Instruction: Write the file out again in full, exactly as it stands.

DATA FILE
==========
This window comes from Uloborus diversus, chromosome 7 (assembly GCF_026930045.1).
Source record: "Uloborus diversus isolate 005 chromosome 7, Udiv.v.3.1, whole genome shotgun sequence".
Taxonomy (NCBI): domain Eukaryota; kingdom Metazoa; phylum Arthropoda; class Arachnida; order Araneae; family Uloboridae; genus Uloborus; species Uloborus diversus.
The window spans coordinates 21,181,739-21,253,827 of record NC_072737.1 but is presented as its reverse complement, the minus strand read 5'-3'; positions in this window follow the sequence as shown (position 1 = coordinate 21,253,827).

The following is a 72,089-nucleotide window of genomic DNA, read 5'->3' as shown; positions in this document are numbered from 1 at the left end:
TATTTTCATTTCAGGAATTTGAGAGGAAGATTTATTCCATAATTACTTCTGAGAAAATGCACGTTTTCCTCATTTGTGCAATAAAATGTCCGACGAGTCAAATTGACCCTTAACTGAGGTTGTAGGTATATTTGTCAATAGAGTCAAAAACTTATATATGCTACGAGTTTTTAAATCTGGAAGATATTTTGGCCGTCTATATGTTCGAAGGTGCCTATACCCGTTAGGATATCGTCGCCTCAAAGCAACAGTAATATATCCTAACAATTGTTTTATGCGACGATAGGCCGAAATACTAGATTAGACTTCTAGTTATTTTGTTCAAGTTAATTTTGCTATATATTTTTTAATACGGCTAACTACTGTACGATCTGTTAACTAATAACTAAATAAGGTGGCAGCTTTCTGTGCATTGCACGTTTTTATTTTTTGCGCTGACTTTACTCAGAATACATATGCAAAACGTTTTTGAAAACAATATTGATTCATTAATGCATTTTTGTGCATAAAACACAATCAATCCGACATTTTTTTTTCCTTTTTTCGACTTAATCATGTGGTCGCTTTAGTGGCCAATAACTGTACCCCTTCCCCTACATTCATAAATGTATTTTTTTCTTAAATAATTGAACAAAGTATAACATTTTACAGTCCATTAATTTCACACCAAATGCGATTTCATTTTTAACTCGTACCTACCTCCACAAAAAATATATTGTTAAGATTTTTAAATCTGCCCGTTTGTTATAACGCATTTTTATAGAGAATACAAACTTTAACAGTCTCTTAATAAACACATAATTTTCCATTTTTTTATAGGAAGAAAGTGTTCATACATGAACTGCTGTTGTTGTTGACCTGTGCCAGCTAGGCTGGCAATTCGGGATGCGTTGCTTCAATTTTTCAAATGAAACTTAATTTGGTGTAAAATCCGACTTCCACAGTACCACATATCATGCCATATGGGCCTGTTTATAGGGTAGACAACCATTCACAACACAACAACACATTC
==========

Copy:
This window comes from Uloborus diversus, chromosome 7 (assembly GCF_026930045.1).
Source record: "Uloborus diversus isolate 005 chromosome 7, Udiv.v.3.1, whole genome shotgun sequence".
Taxonomy (NCBI): domain Eukaryota; kingdom Metazoa; phylum Arthropoda; class Arachnida; order Araneae; family Uloboridae; genus Uloborus; species Uloborus diversus.
The window spans coordinates 21,181,739-21,253,827 of record NC_072737.1 but is presented as its reverse complement, the minus strand read 5'-3'; positions in this window follow the sequence as shown (position 1 = coordinate 21,253,827).

The following is a 72,089-nucleotide window of genomic DNA, read 5'->3' as shown; positions in this document are numbered from 1 at the left end:
TATTTTCATTTCAGGAATTTGAGAGGAAGATTTATTCCATAATTACTTCTGAGAAAATGCACGTTTTCCTCATTTGTGCAATAAAATGTCCGACGAGTCAAATTGACCCTTAACTGAGGTTGTAGGTATATTTGTCAATAGAGTCAAAAACTTATATATGCTACGAGTTTTTAAATCTGGAAGATATTTTGGCCGTCTATATGTTCGAAGGTGCCTATACCCGTTAGGATATCGTCGCCTCAAAGCAACAGTAATATATCCTAACAATTGTTTTATGCGACGATAGGCCGAAATACTAGATTAGACTTCTAGTTATTTTGTTCAAGTTAATTTTGCTATATATTTTTTAATACGGCTAACTACTGTACGATCTGTTAACTAATAACTAAATAAGGTGGCAGCTTTCTGTGCATTGCACGTTTTTATTTTTTGCGCTGACTTTACTCAGAATACATATGCAAAACGTTTTTGAAAACAATATTGATTCATTAATGCATTTTTGTGCATAAAACACAATCAATCCGACATTTTTTTTTCCTTTTTTCGACTTAATCATGTGGTCGCTTTAGTGGCCAATAACTGTACCCCTTCCCCTACATTCATAAATGTATTTTTTTCTTAAATAATTGAACAAAGTATAACATTTTACAGTCCATTAATTTCACACCAAATGCGATTTCATTTTTAACTCGTACCTACCTCCACAAAAAATATATTGTTAAGATTTTTAAATCTGCCCGTTTGTTATAACGCATTTTTATAGAGAATACAAACTTTAACAGTCTCTTAATAAACACATAATTTTCCATTTTTTTATAGGAAGAAAGTGTTCATACATGAACTGCTGTTGTTGTTGACCTGTGCCAGCTAGGCTGGCAATTCGGGATGCGTTGCTTCAATTTTTCAAATGAAACTTAATTTGGTGTAAAATCCGACTTCCACAGTACCACATATCATGCCATATGGGCCTGTTTATAGGGTAGACAACCATTCACAACACAACAACACATTC